to differentiate from the original, as you might guess).
Exactly how many of these are represented I can't tell
you, since I don't know how to recognize them, and all
exhibits weren't identified. For certain, the pyramids, the
hanging gardens, the colossus are all there. The others?
What can you see apart from the ancient Wonders of the
Well, there are, of course, modern wonders to be
considered, although I'm sure opinions might differ as to
what those might be. (Internet yes, cellular phones no...?)
Even if you add seven modern wonders, that would still
only offer fourteen exhibits, so what did they come up with?
Wonders of Portugal, that's what.
Now, I live in Portugal, have chosen to do so, and won't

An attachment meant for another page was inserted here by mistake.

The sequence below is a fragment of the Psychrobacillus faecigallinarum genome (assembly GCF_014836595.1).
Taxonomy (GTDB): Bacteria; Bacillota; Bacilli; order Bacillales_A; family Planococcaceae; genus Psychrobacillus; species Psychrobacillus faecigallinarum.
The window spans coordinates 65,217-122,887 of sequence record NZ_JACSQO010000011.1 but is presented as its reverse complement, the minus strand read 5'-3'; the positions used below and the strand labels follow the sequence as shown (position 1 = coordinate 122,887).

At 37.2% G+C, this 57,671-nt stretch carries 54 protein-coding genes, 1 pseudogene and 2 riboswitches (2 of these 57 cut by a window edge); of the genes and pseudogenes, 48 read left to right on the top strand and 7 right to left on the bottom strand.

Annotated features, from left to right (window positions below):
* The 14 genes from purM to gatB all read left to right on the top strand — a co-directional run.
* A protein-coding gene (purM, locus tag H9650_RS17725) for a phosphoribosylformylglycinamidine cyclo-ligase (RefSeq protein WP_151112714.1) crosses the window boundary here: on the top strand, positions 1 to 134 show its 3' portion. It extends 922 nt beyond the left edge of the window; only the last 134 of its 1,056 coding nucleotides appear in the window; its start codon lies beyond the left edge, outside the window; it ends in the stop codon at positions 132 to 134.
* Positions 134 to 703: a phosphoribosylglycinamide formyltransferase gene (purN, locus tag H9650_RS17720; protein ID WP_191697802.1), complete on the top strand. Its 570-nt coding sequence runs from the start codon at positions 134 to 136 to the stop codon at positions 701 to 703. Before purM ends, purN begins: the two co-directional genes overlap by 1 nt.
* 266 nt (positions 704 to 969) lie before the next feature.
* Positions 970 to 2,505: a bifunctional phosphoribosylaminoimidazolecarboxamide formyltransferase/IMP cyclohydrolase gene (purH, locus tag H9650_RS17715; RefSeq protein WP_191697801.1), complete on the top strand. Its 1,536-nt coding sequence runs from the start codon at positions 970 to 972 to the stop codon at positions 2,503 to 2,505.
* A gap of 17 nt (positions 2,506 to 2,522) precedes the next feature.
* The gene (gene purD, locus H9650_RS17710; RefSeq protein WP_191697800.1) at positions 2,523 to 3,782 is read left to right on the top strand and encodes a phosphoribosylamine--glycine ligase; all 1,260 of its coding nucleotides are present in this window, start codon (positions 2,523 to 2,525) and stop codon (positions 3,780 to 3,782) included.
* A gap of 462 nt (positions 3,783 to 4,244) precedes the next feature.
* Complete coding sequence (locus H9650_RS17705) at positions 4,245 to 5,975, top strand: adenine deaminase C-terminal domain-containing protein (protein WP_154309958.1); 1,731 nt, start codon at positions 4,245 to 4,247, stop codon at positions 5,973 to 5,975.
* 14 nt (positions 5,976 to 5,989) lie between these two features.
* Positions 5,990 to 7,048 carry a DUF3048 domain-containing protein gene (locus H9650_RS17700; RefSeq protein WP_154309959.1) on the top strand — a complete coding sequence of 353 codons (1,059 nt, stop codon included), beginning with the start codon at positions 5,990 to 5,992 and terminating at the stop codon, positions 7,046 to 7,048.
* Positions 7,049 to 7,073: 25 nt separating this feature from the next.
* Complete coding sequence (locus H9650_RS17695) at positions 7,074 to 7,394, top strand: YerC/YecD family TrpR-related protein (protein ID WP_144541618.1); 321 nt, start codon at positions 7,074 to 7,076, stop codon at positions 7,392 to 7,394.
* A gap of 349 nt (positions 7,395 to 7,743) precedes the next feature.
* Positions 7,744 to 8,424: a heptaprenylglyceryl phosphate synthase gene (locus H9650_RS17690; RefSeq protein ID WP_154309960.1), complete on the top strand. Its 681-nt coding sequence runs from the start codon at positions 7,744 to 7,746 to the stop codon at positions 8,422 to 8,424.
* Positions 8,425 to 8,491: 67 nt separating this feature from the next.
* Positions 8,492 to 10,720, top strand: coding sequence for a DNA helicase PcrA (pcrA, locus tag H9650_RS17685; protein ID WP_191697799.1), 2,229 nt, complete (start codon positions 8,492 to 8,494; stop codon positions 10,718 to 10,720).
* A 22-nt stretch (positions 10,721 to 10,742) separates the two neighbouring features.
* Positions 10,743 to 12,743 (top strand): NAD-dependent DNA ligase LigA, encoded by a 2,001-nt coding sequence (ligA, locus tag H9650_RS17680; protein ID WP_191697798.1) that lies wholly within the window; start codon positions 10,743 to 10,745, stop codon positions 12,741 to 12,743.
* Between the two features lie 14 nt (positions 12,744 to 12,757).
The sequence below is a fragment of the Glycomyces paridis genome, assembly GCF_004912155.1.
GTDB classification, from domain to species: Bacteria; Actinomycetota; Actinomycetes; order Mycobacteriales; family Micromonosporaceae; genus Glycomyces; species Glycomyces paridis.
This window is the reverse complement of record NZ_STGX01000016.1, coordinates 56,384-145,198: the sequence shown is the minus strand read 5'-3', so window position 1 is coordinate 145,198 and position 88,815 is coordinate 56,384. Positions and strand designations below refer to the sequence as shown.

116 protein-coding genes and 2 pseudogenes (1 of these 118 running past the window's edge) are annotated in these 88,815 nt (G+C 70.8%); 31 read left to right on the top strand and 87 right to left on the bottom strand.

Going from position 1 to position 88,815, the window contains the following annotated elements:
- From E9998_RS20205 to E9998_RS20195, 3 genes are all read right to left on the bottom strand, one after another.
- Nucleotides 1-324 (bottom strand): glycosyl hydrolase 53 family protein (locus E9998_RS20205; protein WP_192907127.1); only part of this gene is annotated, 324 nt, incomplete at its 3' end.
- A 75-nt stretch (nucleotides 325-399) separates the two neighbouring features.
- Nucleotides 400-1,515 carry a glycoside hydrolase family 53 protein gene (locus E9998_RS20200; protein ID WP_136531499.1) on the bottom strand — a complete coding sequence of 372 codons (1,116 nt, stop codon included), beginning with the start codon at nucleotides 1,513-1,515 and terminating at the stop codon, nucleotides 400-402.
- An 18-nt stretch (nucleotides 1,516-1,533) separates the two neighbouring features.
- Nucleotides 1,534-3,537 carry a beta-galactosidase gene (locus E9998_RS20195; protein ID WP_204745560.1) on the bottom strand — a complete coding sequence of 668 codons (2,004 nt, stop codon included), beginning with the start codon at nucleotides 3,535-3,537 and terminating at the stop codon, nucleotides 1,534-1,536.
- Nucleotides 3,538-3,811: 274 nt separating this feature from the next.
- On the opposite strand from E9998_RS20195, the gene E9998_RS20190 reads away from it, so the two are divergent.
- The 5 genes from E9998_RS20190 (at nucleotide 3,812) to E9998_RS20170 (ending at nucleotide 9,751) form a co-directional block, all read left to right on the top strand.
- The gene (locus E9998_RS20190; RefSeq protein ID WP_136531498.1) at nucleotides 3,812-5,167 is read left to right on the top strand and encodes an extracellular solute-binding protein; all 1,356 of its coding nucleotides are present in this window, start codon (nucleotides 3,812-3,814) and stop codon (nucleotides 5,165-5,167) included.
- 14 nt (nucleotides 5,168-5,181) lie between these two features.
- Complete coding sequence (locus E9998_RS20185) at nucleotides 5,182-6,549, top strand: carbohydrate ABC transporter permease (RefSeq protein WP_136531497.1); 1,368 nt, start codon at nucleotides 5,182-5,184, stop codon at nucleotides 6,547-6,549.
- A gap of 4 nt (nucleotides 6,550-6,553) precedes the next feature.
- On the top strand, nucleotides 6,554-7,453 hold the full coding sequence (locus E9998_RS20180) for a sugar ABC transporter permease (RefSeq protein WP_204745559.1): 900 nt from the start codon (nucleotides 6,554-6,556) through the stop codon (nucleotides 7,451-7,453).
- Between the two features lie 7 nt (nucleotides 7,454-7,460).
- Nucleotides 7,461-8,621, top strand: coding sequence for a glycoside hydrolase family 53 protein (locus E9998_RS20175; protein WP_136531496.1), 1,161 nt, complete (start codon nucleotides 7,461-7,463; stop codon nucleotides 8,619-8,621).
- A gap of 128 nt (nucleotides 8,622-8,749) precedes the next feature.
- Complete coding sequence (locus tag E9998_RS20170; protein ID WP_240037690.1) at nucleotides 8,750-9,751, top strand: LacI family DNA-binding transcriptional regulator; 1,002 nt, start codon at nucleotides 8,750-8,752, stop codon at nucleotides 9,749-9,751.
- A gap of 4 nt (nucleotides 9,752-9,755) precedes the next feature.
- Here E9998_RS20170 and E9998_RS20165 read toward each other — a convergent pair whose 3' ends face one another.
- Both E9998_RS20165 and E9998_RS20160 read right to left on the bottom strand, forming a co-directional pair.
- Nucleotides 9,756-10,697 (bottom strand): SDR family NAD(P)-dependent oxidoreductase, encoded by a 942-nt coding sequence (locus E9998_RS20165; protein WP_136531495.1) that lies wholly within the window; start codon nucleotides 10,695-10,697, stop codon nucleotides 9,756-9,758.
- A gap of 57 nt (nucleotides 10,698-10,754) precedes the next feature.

hear a word against the country (especially the Algarve
region), but it's stretching things just a mite to apply the
word 'Wonder' to many of the things that were chosen as
subjects for exhibits. Typical and representative of
Portugal yes. Wonders? I doubt it.
impressive, but Wonders of the World?...
So, will I go again? Undoubtedly... I'm bound to have
some summer visitors who've never seen such impressive sand
sculptures (few have). So, I'll be driving them along to
Pera and enjoying their gasps of wonder when they first
encounter the sights there.
No sign of last year's bungee trampoline -
Should you be going along if you're in Algarve?
Definitely; if you've never been to Fiesa before, you'll be
Just in case you've forgotten (or never knew in the first place) the 'Fiesa' bit stands for "Festival Internacional de Escultura em Areia", which translates as International Festival of Sand Sculptures.
Opening times are from 10am to midnight every day between
June 4 and October 4, so you can check it out whenever your Algarve vacation might fall.
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Return from Fiesa 2007 to Algarve Beach Life home
Or, see other years' exhibits here:
: Fiesa 2005
: Fiesa 2006
: Fiesa 2008